‘In Canada, when somebody calls you an intellectual, it’s considered a compliment. In the U.S., it’s grounds
for a libel suit.’ -JOHN ROVERS, Des Moines, Iowa
Who’s the fairest of all?
Why does our national magazine spend so much time worrying about our national identity (“America lite: is that our future?” Cover, Nov. 25)? Rest assured, Canadians aren’t like Americans, and the people who can tell you that quickest are Americans. As a Canadian citizen living in Illinois since 1990,1 am regularly reminded of my origins north of the border in the kindest way. As a neighbour to the most influential country on the planet, Canada, of course, muses over its self-identity. But let me draw an unattractive parallel. It’s like sitting in front of the mirror and wondering if you are beautiful or handsome enough. Stop it!
Phil Brown, Libertyvllle, III.
I thoroughly enjoyed the article “America lite.” Taking a hard—and objective—look at what constitutes Canadian identity should become the subject of more serious debate. The knee-jerk anti-Americanism of the past is hardly justified by the current facts of Canadian living. While living in the States, like any good Canadian I used to boast about the lower cost of health care and the better quality of services, the absence of guns and violence and all the other aspects of Canadian living that used to set us apart. Used to. Under Gordon Campbell’s government in British Columbia, I now pay more for basic public health insurance for my family than I did in the States for private insurance. Car insurance is about double what I used to pay in the States. Traffic in Vancouver is as bad as, if not worse than in Washington. While in Ottawa, pregnant and desperate, I was unable to find a family physician. I was robbed at a public market in Ottawa—something that never happened to me in the States. Not to mention the difference in income that is setting us further and further apart from our American neighbours.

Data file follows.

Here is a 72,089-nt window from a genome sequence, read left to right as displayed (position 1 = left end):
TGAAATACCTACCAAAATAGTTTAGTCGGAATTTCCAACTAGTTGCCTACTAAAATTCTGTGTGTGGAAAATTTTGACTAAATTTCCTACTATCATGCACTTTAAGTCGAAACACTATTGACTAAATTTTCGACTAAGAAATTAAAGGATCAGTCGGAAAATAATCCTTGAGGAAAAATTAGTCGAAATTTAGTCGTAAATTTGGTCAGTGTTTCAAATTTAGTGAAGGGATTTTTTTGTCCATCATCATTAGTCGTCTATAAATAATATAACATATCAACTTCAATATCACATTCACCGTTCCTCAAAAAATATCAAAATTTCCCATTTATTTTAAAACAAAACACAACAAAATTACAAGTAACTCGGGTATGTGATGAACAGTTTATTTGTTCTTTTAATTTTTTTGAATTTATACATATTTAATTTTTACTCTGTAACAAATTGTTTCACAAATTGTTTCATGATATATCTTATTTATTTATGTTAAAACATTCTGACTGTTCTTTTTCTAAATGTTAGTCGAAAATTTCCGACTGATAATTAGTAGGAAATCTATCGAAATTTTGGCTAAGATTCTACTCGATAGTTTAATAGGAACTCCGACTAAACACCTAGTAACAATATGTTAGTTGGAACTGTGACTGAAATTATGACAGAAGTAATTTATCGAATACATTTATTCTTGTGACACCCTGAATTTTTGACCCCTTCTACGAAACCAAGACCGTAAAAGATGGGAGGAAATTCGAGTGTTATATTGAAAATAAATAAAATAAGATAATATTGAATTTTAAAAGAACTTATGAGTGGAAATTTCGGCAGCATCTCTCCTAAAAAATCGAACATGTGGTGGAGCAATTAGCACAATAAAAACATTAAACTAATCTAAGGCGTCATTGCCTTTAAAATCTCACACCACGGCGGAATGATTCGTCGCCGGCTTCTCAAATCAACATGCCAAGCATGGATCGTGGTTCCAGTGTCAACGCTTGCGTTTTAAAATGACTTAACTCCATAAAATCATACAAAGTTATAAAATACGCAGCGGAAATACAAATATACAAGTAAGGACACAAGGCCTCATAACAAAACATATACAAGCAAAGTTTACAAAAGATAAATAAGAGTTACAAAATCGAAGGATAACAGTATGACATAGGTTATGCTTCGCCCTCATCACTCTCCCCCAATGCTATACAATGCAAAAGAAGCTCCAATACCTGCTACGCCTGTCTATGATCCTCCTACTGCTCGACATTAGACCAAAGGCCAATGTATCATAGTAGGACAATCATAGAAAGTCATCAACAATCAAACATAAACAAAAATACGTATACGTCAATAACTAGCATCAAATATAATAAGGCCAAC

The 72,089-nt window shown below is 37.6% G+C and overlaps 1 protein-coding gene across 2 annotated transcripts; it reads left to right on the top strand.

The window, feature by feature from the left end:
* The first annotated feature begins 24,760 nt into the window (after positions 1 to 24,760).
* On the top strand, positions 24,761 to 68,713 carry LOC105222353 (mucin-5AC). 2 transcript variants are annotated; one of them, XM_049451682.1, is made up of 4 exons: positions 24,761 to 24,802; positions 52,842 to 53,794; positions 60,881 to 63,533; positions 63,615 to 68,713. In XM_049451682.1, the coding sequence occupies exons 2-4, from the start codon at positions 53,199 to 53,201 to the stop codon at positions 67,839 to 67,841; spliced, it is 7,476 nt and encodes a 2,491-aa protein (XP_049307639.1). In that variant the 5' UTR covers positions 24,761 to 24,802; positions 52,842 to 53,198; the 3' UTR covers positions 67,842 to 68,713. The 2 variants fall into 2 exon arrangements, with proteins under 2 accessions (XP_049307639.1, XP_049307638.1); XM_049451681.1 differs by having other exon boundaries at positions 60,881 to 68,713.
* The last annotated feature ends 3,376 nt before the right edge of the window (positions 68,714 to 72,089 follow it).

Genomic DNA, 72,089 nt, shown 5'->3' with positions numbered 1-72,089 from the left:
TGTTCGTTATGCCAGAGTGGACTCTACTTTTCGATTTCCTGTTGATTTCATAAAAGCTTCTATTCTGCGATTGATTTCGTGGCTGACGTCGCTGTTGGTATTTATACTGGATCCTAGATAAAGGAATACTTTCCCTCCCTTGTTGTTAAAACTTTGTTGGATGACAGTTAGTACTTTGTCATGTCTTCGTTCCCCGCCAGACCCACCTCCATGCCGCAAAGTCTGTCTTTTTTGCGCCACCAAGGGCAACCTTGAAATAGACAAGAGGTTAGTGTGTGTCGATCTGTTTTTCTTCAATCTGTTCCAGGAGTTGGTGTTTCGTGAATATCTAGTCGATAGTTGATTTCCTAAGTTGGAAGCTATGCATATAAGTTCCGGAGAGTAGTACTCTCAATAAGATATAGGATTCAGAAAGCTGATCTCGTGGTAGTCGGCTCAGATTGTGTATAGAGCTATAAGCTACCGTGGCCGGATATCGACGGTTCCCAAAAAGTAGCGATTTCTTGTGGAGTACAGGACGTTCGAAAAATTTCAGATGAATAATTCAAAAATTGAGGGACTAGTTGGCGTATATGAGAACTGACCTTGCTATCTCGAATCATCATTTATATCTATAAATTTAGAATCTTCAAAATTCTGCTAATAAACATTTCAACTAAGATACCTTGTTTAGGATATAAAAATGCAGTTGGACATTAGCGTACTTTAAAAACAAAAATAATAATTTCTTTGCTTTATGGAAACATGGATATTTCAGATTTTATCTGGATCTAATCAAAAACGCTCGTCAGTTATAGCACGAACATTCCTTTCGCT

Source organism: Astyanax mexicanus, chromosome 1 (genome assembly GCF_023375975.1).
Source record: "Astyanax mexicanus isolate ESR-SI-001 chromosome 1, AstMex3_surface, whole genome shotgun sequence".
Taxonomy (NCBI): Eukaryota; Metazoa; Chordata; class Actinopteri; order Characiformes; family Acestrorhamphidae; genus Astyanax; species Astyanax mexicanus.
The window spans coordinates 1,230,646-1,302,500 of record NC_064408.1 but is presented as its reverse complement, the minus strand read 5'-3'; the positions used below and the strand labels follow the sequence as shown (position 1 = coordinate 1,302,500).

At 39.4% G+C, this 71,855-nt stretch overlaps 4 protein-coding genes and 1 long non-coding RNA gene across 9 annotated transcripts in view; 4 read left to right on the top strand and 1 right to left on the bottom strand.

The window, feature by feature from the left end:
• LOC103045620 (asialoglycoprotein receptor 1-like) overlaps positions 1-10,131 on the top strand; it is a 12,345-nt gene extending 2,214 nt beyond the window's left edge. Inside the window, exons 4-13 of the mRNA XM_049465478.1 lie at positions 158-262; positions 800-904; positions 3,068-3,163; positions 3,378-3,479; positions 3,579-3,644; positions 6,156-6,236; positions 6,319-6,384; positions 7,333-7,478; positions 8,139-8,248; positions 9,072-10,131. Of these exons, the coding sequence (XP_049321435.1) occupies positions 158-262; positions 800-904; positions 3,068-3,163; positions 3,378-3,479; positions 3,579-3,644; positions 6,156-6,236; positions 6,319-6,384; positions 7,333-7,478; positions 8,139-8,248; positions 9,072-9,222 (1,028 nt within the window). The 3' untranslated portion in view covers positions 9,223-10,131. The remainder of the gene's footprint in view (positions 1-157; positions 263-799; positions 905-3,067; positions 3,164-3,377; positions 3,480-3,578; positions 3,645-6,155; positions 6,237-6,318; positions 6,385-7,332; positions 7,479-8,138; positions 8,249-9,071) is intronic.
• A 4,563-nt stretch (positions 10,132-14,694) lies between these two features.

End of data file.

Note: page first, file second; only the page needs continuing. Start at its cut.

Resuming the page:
Daniela Ivascanu, Burnaby, B.c.
Canada, while a wonderful place to live, is a bit of an absurd country—a thin line of population huddled along the thousands